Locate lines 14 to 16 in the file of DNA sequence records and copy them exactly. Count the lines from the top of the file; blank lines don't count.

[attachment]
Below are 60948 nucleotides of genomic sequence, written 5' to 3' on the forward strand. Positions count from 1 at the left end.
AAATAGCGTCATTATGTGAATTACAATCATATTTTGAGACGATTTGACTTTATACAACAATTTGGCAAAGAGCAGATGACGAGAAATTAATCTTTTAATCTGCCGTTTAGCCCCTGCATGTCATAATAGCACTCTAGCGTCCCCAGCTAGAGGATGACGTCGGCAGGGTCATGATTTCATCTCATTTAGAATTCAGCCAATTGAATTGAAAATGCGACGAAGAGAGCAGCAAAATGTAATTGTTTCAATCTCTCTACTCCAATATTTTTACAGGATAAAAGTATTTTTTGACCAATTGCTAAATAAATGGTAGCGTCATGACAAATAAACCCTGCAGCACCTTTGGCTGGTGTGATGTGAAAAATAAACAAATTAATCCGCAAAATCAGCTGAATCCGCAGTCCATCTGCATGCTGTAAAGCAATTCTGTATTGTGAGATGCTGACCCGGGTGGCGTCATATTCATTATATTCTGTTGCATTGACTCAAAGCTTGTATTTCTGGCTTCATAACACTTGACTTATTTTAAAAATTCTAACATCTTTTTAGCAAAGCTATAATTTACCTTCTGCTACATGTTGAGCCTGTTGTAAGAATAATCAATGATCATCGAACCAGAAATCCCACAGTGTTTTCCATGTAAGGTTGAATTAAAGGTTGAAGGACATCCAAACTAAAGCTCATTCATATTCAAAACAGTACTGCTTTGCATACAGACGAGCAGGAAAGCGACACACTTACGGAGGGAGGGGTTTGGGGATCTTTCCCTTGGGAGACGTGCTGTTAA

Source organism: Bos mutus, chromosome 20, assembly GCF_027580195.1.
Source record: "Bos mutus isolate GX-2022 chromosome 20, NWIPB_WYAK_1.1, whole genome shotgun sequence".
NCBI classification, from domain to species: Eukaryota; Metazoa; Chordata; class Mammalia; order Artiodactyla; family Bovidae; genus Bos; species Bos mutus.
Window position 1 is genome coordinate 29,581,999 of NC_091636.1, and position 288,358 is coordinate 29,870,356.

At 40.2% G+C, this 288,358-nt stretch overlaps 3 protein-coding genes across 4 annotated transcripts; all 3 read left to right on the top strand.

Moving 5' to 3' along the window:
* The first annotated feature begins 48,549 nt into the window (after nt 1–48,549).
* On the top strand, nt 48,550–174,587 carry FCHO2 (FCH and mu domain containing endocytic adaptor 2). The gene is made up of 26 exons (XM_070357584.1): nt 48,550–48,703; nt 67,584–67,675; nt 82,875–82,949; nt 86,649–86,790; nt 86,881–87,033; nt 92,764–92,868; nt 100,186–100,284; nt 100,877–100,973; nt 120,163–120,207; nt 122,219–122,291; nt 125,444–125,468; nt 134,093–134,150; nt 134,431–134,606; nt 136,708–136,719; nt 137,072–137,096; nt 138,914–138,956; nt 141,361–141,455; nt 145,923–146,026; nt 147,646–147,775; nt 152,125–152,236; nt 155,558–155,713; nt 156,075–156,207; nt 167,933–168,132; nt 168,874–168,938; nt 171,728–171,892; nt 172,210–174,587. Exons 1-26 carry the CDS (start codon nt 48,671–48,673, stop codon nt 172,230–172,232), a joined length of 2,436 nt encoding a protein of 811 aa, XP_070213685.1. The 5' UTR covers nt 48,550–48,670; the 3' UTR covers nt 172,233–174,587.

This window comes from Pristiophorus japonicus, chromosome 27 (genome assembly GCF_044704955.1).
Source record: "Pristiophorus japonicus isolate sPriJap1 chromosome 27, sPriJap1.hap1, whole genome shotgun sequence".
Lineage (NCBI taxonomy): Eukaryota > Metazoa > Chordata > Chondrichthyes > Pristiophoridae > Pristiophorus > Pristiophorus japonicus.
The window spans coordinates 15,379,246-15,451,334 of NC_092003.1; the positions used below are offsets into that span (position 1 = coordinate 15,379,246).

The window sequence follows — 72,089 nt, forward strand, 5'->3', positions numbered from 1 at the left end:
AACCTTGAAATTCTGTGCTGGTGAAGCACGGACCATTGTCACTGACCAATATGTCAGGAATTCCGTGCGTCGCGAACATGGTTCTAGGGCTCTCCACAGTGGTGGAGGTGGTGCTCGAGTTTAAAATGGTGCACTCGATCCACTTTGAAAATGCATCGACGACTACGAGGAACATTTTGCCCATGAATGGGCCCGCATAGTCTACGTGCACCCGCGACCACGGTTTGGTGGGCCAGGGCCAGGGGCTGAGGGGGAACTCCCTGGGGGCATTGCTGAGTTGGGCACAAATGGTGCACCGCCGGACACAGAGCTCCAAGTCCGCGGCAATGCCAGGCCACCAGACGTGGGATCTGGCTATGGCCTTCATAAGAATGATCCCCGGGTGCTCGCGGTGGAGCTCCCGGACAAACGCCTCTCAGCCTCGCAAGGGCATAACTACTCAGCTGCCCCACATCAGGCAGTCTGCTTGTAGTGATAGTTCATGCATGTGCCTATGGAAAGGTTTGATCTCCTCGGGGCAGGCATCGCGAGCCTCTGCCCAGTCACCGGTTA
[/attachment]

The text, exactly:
The window spans coordinates 15,379,246-15,451,334 of NC_092003.1; the positions used below are offsets into that span (position 1 = coordinate 15,379,246).

The window sequence follows — 72,089 nt, forward strand, 5'->3', positions numbered from 1 at the left end:
AACCTTGAAATTCTGTGCTGGTGAAGCACGGACCATTGTCACTGACCAATATGTCAGGAATTCCGTGCGTCGCGAACATGGTTCTAGGGCTCTCCACAGTGGTGGAGGTGGTGCTCGAGTTTAAAATGGTGCACTCGATCCACTTTGAAAATGCATCGACGACTACGAGGAACATTTTGCCCATGAATGGGCCCGCATAGTCTACGTGCACCCGCGACCACGGTTTGGTGGGCCAGGGCCAGGGGCTGAGGGGGAACTCCCTGGGGGCATTGCTGAGTTGGGCACAAATGGTGCACCGCCGGACACAGAGCTCCAAGTCCGCGGCAATGCCAGGCCACCAGACGTGGGATCTGGCTATGGCCTTCATAAGAATGATCCCCGGGTGCTCGCGGTGGAGCTCCCGGACAAACGCCTCTCAGCCTCGCAAGGGCATAACTACTCAGCTGCCCCACATCAGGCAGTCTGCTTGTAGTGATAGTTCATGCATGTGCCTATGGAAAGGTTTGATCTCCTCGGGGCAGGCATCGCGAGCCTCTGCCCAGTCACCGGTTA